• 2 beliefs:  a belief in our purpose in life at that given time, plus a belief in our own judgement;
  • 7 attitudes: the combination of these is critical for the highest level of resilience;
  1. takes full responsibility for self, own actions and reactions;
  2. doesn’t dwell, forgives when necessary, moves on;
  3. doesn’t take oneself too seriously.  Humanity and self deprecating humour;
  4. Is optimistic;
  5. Is grounded and pragmatic;
  6. Has high levels of independence and independent judgement;
  7. values others and their opinions.
  • 1 element of self acceptance: we need to know ourselves deeply, and accept our strengths, gremlins and blind spots.

Self development is possible across all these components and any great OD Plan will incorporate them in one way or another.  We can help of course, so if you are interested, ring us on 01550 720902 or 07932 641313 to discuss further.

In the meantime, as a leader, consider this: How can you build strong relationships that forge resilient organisations?

Behaviors:

Stephen M.R. Covey, says, “Relationship trust is all about behaviour … consistent behaviour.” (From: “The Speed of Trust.” Today, seven years after publishing, it’s still #2 in Business-Life, Ethics, on Amazon.)

Covey explains 13 behaviors common to high-trust leaders:

  1. Talk straight. Let people know where you stand. Use simple language.
  2. Demonstrate respect. Genuinely care and show it.
  3. Create transparency. Tell the truth in a way that can be verified. Err on the side of disclosure.
  4. Right Wrongs. Apologise quickly. Make restitution where possible.
  5. Show loyalty. Give credit freely. Speak about people as if they were present.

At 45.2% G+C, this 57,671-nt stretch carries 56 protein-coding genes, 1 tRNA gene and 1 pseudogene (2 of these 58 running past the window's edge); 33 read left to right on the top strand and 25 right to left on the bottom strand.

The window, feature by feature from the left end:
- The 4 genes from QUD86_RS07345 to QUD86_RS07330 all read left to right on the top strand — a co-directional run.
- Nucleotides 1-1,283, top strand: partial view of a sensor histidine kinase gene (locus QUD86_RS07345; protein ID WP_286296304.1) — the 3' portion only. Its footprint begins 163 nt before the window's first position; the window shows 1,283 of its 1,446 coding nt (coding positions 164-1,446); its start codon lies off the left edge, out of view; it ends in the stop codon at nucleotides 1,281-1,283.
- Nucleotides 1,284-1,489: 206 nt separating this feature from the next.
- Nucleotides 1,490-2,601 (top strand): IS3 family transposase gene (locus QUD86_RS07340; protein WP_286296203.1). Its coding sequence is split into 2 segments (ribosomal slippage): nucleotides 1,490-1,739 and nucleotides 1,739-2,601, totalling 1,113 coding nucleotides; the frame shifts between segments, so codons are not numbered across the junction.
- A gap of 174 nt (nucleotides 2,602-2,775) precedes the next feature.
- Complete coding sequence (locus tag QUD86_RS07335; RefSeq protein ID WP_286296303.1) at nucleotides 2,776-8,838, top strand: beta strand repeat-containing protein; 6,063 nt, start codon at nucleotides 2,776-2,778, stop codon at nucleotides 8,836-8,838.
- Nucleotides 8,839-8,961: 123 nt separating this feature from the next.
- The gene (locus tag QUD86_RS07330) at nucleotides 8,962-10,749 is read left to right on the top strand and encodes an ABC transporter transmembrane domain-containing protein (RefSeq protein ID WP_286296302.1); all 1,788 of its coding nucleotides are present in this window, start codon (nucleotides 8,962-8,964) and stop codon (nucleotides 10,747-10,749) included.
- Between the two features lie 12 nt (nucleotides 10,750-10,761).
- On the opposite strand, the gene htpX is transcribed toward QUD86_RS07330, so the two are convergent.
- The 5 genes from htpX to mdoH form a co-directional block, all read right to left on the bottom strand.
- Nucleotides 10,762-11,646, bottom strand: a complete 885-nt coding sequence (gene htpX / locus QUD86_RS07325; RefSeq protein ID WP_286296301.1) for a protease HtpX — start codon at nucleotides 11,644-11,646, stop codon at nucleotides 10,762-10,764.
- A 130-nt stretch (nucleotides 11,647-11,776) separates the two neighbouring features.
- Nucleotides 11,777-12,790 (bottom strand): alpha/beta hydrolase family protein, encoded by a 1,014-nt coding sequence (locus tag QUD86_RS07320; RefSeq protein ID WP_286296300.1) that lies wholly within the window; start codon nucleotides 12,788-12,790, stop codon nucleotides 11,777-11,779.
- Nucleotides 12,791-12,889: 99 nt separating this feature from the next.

6. Deliver results. Don’t overpromise and underdeliver. Don’t make excuses.
  7. Get better. Thank and act on feedback.
  8. Confront reality. Take issues head on, even the “undiscussibles.”
  9. Clarify expectations. Disclose, reveal, discuss, validate, renegotiate if needed, don’t violate, expectations.
  10. Practice accountability. Take responsibility for results. Be clear on how you’ll communicate.
  11. Listen first. Don’t assume you know what matters most to others.
  12. Keep commitments. Make commitments carefully. Don’t break confidences.
  13. Extend trust. Extend trust abundantly to those who have earned it. Extend trust conditionally to those who are earning it.

How many of these would someone else put your name against right now?  Collectively, these behaviours will help your organisation absorb shocks, bounce back and be stronger and more resilient in the future.  These behaviours should be the cornerstones of your management team.  They take time to develop so take the first step in helping them become “the way you do things” by ringing us on 01550 720902 or 07932 641313